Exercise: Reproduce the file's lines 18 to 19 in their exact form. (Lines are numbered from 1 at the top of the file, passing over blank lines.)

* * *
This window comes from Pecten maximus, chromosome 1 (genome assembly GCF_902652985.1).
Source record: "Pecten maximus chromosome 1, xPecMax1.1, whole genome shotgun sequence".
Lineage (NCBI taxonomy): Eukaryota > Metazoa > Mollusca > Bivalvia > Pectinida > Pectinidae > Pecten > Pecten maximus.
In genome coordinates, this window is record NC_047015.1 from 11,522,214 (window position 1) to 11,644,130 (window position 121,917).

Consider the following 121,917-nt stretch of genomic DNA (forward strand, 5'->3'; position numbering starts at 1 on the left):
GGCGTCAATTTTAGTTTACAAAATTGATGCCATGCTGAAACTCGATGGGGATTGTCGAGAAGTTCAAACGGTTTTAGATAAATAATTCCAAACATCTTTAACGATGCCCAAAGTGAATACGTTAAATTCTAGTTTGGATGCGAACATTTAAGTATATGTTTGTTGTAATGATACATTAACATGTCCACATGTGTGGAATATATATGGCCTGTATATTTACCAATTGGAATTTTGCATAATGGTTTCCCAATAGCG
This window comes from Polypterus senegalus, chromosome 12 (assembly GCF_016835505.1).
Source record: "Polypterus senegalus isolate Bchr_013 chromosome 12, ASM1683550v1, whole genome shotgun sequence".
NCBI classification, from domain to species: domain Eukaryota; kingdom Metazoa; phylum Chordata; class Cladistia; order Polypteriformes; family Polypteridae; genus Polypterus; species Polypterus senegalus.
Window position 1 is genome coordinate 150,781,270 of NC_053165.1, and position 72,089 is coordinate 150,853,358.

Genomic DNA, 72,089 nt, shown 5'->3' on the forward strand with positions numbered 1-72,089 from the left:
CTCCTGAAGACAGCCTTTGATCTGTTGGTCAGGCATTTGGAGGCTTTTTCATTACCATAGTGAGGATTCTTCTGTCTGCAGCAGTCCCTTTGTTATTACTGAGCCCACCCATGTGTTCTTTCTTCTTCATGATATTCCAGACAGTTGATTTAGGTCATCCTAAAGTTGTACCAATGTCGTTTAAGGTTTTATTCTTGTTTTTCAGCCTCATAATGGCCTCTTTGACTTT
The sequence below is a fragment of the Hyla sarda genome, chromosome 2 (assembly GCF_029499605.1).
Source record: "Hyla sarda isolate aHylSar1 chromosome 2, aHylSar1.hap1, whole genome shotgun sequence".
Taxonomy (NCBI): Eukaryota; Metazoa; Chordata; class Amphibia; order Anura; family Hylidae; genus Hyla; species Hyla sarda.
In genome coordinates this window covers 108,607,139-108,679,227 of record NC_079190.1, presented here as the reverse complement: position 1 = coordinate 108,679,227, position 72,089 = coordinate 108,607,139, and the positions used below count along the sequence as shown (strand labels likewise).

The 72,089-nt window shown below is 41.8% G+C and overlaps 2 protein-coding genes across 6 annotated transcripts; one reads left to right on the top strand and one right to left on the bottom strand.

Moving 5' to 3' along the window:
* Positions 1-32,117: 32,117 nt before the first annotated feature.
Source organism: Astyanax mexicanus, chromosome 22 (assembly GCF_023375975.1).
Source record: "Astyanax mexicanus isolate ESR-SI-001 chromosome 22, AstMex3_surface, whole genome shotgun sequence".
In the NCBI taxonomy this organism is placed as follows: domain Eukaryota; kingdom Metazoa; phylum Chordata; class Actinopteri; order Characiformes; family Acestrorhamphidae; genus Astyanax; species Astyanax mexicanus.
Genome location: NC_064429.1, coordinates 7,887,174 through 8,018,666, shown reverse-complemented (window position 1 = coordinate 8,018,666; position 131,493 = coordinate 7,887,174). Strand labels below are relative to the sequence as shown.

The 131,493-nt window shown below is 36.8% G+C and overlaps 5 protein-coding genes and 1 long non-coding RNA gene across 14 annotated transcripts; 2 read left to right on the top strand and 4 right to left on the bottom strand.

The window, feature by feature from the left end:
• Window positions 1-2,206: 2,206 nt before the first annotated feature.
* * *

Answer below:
Moving 5' to 3' along the window:
* Positions 1-32,117: 32,117 nt before the first annotated feature.